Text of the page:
What Is Fatal Familial Insomnia?

Medically Reviewed by Christopher Melinosky, MD on March 07, 2024
3 min read

Fatal familial insomnia (FFI) is a rare genetic condition that causes progressively worsening insomnia — an inability to sleep. The insomnia worsens to the point that it severely impacts daily functioning, eventually causing coma and then death.

If you have trouble sleeping, it's highly unlikely that you have FFI. Experts estimate that only 100 people in 30 families across Europe, China, Japan, Australia, and the U.S. are carriers of the gene that causes this disease.

There’s a non-genetic version of this disease called sporadic fatal insomnia (sFI). Experts don’t know what causes sFI.

FFI isn’t actually a sleep disorder, even though it contains the word insomnia. FFI is a prion disease, which means it’s caused by a malfunction of proteins in the brain. Some prion diseases are genetic — like FFI — while others are caused by infections.

A mutation to the PRPN gene causes the prion malfunction in people with FFI. Most of the time, this mutation is passed down from a parent. However, in rare cases, the gene spontaneously mutates. This mutation occurs in the egg or sperm that forms the baby.

The PRPN gene controls the creation of the PrP protein. Experts aren’t sure exactly what this protein does, but when you have this specific genetic mutation, the protein forms in the incorrect shape. This makes it toxic to your body. The malformed protein builds up in your thalamus over your lifetime, damaging it.

Your thalamus typically controls how you sleep and eat. It also helps regulate your body temperature. The damage that occurs over time affects these processes in people with FFI.

The PRPN mutation that causes FFI is an autosomal dominant mutation. That means that you only need to receive one copy of this gene to get the disease.

If you have this genetic mutation, you have a 50% chance of passing on the disease to your child with each pregnancy.

Symptoms of FFI usually appear when you’re between ages 40 and 60. They start off mild but progress quickly.

The first symptom most people experience is insomnia, or difficulty sleeping. This may come with confusion and trouble focusing. The insomnia worsens over time, and other symptoms may start to appear. These include:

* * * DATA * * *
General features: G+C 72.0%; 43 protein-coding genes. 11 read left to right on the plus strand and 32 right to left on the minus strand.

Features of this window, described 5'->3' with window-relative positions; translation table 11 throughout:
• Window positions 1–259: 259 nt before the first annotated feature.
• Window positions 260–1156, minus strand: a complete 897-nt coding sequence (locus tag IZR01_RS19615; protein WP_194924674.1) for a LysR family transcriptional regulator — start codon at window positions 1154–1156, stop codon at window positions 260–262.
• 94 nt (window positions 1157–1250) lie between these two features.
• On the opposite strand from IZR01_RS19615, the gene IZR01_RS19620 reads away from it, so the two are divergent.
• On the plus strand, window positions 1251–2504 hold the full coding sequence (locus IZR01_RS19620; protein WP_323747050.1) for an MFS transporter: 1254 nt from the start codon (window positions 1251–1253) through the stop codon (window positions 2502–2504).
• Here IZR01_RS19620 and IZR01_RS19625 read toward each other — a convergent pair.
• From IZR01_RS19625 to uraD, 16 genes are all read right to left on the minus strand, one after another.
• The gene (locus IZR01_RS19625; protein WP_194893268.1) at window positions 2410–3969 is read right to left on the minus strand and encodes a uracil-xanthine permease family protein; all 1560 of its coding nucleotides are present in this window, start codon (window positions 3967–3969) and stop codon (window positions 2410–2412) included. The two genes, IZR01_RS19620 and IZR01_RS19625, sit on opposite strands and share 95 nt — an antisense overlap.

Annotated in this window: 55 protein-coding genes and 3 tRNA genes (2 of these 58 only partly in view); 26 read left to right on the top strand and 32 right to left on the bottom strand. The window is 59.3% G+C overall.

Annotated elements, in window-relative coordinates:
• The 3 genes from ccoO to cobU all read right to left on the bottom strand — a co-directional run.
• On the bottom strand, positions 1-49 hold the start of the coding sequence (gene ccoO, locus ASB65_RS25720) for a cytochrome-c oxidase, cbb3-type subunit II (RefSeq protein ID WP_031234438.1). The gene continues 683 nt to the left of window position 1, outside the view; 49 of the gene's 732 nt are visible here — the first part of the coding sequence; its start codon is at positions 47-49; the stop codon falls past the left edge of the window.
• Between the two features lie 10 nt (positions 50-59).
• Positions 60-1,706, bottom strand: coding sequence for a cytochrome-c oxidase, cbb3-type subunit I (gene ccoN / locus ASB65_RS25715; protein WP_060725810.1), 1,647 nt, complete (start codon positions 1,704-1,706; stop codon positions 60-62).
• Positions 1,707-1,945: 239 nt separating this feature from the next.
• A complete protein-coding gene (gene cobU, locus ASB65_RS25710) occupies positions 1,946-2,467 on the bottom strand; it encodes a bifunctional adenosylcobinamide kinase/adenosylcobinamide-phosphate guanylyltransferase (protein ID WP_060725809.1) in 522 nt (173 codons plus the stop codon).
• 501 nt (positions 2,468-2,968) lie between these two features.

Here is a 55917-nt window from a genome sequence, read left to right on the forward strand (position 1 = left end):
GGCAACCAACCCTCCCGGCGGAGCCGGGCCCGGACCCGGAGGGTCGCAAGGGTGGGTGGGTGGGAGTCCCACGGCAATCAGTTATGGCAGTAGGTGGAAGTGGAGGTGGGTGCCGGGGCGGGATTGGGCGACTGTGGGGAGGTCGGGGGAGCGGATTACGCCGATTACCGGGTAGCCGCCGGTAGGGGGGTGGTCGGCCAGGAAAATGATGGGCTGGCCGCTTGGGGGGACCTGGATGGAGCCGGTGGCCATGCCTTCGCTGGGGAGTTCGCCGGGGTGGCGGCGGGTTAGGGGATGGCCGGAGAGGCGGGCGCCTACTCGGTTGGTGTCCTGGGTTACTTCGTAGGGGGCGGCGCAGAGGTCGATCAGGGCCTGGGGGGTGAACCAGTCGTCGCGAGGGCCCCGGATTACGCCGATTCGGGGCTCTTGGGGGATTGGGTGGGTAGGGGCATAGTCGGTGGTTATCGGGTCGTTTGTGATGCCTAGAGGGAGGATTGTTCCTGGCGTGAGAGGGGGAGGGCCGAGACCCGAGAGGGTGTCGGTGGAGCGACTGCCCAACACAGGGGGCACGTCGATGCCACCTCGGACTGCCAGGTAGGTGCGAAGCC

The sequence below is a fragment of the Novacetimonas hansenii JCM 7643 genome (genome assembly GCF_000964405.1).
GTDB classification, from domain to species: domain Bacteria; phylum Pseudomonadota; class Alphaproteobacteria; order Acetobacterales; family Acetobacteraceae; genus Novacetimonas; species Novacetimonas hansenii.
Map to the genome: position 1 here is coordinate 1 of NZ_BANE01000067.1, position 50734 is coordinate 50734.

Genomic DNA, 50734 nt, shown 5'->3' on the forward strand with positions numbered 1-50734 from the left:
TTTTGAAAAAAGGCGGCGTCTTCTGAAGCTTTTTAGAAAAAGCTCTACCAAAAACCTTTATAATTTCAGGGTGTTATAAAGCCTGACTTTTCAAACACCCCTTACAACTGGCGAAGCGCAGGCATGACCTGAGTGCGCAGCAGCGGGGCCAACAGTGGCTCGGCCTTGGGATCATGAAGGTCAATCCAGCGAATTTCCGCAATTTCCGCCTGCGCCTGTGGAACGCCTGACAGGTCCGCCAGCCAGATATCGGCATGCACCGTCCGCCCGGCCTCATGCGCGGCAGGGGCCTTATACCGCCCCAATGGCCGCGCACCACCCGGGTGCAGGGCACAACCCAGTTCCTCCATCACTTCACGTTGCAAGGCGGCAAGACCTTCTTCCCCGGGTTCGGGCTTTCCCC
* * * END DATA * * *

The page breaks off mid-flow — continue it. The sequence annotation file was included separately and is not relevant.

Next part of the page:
As the disease progresses further, other fatal familial insomnia symptoms include:

Many of the symptoms that happen after insomnia begins are caused by a lack of sleep.

Most people with FFI die within 6 months to 36 months of the onset of symptoms from heart problems or infections caused by the underlying condition.

The symptoms of sporadic fatal insomnia are similar but have a different progression. If you have sFI, you may first experience issues with balance or memory. 

Your doctor will perform a series of tests to determine if you have FFI.

They’ll likely start with a physical exam and take your family history. They may do genetic testing, spinal fluid testing, or a sleep study.

When a person dies undiagnosed, an autopsy can confirm FFI.

Fatal familial insomnia treatment focuses on managing symptoms. There’s currently no cure.

Because FFI is so rare, there’s no standard protocol for how to manage the symptoms. You’ll work with a team that usually includes a neurologist, psychiatrist, social worker, and other health professionals to address your specific symptoms.

Treatments include:

  • Taking vitamins and supplements
  • Eating a balanced diet
  • Stopping or changing medications that make symptoms worse
  • Using sedatives, antipsychotics, or melatonin to help with sleeping
  • Seeing a therapist

To prevent future cases of FFI, your doctor may recommend genetic testing for your entire family. Because this disease comes on in middle age, without genetic testing, your family members could pass it on before they know they have the PRPN gene mutation.

While your insomnia isn’t likely to be FFI unless you have a family history, see your doctor if you’re having trouble sleeping, or are having confusion or problems controlling your movements. These symptoms may be signs of other conditions.